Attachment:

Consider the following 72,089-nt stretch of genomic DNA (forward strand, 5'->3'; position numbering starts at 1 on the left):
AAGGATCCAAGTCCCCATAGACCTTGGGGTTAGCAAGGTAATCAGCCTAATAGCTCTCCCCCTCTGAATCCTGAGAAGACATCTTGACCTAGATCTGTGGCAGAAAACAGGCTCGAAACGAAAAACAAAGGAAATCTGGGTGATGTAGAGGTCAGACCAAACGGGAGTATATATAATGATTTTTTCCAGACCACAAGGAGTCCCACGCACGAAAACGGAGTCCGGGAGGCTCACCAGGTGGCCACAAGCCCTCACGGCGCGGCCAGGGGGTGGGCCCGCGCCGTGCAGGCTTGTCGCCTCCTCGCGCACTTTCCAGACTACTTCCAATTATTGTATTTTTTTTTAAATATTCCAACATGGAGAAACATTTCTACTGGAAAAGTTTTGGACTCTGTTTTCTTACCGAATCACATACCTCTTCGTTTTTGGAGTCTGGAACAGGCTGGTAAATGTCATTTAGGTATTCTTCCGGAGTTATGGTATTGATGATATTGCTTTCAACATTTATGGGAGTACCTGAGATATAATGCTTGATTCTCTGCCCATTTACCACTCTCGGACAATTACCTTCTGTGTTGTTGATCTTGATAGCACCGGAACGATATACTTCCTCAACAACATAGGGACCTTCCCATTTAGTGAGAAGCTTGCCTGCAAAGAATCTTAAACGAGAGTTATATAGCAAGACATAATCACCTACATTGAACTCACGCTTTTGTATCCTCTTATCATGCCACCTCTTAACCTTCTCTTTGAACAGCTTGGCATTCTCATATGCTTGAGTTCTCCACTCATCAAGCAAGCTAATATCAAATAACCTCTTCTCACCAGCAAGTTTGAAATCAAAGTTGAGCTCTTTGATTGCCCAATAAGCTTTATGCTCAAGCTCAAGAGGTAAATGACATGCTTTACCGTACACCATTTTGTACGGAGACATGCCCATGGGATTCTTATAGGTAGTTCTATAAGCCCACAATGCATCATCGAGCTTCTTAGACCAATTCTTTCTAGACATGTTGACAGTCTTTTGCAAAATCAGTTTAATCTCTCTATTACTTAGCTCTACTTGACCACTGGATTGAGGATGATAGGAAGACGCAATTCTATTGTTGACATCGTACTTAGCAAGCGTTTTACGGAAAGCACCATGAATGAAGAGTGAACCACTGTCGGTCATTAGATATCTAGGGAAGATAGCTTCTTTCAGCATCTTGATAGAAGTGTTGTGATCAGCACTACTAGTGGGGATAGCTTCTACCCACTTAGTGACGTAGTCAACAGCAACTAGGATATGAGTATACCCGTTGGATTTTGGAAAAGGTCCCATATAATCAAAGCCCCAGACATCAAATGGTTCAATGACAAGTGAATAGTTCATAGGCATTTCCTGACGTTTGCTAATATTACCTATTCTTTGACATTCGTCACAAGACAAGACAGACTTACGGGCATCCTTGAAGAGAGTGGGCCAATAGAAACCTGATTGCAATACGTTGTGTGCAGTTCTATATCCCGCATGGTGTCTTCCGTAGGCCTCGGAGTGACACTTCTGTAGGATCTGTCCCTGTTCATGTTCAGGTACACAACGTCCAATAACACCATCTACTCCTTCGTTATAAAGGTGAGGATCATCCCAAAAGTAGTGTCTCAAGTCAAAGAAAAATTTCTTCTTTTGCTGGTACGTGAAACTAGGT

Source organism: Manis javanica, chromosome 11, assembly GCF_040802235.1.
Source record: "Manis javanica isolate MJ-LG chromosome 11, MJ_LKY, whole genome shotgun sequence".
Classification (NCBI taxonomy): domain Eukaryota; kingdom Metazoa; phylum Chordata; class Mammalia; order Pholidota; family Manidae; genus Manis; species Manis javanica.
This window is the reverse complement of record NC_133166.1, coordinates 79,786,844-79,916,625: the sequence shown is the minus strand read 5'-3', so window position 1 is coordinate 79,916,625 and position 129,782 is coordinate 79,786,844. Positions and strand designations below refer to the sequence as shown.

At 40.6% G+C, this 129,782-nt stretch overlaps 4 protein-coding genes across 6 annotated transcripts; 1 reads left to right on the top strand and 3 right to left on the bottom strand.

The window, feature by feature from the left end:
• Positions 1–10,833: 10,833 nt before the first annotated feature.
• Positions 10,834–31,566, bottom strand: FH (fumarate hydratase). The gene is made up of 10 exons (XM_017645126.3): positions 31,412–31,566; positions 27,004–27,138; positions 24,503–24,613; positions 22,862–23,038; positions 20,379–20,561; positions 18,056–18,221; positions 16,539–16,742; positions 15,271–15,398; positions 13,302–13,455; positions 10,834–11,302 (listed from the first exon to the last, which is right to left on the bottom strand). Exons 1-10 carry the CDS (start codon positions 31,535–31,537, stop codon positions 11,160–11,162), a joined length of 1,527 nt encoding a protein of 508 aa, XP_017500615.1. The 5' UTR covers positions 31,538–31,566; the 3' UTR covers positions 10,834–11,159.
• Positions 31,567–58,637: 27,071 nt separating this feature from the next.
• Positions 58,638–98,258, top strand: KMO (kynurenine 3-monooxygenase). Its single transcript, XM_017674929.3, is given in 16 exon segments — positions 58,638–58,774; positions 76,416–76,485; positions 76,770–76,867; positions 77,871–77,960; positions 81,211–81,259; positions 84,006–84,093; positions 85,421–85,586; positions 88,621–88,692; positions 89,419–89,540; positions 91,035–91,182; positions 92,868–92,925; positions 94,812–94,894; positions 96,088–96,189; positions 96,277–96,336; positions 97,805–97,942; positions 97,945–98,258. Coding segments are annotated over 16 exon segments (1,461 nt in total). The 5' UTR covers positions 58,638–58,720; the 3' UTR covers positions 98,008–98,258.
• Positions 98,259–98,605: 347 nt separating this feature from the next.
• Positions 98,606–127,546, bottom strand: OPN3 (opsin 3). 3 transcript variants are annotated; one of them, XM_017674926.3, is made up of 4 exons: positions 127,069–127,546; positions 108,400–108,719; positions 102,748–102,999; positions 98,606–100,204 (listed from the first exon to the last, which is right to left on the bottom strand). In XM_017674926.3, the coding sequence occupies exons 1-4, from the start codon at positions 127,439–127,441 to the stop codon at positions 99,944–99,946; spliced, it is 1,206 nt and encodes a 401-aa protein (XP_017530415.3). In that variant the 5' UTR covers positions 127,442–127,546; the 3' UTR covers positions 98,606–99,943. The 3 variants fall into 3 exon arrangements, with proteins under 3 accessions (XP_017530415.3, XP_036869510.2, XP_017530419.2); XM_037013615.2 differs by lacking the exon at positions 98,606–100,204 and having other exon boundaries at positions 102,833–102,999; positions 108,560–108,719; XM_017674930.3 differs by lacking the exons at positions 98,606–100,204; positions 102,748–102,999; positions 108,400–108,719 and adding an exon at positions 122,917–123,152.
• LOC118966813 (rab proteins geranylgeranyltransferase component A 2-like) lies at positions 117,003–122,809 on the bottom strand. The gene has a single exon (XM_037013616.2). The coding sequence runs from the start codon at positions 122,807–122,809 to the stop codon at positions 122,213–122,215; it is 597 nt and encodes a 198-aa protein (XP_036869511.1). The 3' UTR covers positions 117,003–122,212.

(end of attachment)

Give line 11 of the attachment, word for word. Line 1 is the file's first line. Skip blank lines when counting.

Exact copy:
• Positions 31,567–58,637: 27,071 nt separating this feature from the next.